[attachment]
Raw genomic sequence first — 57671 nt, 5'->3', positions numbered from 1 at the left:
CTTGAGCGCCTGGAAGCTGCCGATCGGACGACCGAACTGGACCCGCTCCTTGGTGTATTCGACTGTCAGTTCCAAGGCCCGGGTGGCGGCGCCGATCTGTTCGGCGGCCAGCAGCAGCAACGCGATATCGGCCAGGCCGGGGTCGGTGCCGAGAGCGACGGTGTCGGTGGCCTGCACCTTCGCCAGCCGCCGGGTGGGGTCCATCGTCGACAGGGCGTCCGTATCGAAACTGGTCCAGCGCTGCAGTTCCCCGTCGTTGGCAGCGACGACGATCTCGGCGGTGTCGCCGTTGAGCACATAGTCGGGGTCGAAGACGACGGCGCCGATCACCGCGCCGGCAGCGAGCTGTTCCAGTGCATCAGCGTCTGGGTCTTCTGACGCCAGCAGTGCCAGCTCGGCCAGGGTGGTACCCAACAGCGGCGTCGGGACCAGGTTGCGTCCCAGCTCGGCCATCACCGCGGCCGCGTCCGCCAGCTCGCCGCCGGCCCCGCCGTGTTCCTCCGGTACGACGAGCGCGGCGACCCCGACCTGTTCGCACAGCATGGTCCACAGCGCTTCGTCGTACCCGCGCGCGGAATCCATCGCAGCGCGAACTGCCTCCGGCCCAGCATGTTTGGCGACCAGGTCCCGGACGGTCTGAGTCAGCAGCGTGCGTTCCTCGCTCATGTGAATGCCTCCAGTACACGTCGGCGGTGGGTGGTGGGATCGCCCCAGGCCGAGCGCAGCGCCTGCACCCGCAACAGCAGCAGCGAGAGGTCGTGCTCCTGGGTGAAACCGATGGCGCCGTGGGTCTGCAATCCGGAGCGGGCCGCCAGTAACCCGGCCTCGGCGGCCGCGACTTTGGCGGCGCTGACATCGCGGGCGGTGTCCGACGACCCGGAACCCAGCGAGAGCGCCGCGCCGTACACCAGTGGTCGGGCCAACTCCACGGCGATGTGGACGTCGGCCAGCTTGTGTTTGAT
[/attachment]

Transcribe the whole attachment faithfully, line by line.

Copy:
Raw genomic sequence first — 57671 nt, 5'->3', positions numbered from 1 at the left:
CTTGAGCGCCTGGAAGCTGCCGATCGGACGACCGAACTGGACCCGCTCCTTGGTGTATTCGACTGTCAGTTCCAAGGCCCGGGTGGCGGCGCCGATCTGTTCGGCGGCCAGCAGCAGCAACGCGATATCGGCCAGGCCGGGGTCGGTGCCGAGAGCGACGGTGTCGGTGGCCTGCACCTTCGCCAGCCGCCGGGTGGGGTCCATCGTCGACAGGGCGTCCGTATCGAAACTGGTCCAGCGCTGCAGTTCCCCGTCGTTGGCAGCGACGACGATCTCGGCGGTGTCGCCGTTGAGCACATAGTCGGGGTCGAAGACGACGGCGCCGATCACCGCGCCGGCAGCGAGCTGTTCCAGTGCATCAGCGTCTGGGTCTTCTGACGCCAGCAGTGCCAGCTCGGCCAGGGTGGTACCCAACAGCGGCGTCGGGACCAGGTTGCGTCCCAGCTCGGCCATCACCGCGGCCGCGTCCGCCAGCTCGCCGCCGGCCCCGCCGTGTTCCTCCGGTACGACGAGCGCGGCGACCCCGACCTGTTCGCACAGCATGGTCCACAGCGCTTCGTCGTACCCGCGCGCGGAATCCATCGCAGCGCGAACTGCCTCCGGCCCAGCATGTTTGGCGACCAGGTCCCGGACGGTCTGAGTCAGCAGCGTGCGTTCCTCGCTCATGTGAATGCCTCCAGTACACGTCGGCGGTGGGTGGTGGGATCGCCCCAGGCCGAGCGCAGCGCCTGCACCCGCAACAGCAGCAGCGAGAGGTCGTGCTCCTGGGTGAAACCGATGGCGCCGTGGGTCTGCAATCCGGAGCGGGCCGCCAGTAACCCGGCCTCGGCGGCCGCGACTTTGGCGGCGCTGACATCGCGGGCGGTGTCCGACGACCCGGAACCCAGCGAGAGCGCCGCGCCGTACACCAGTGGTCGGGCCAACTCCACGGCGATGTGGACGTCGGCCAGCTTGTGTTTGAT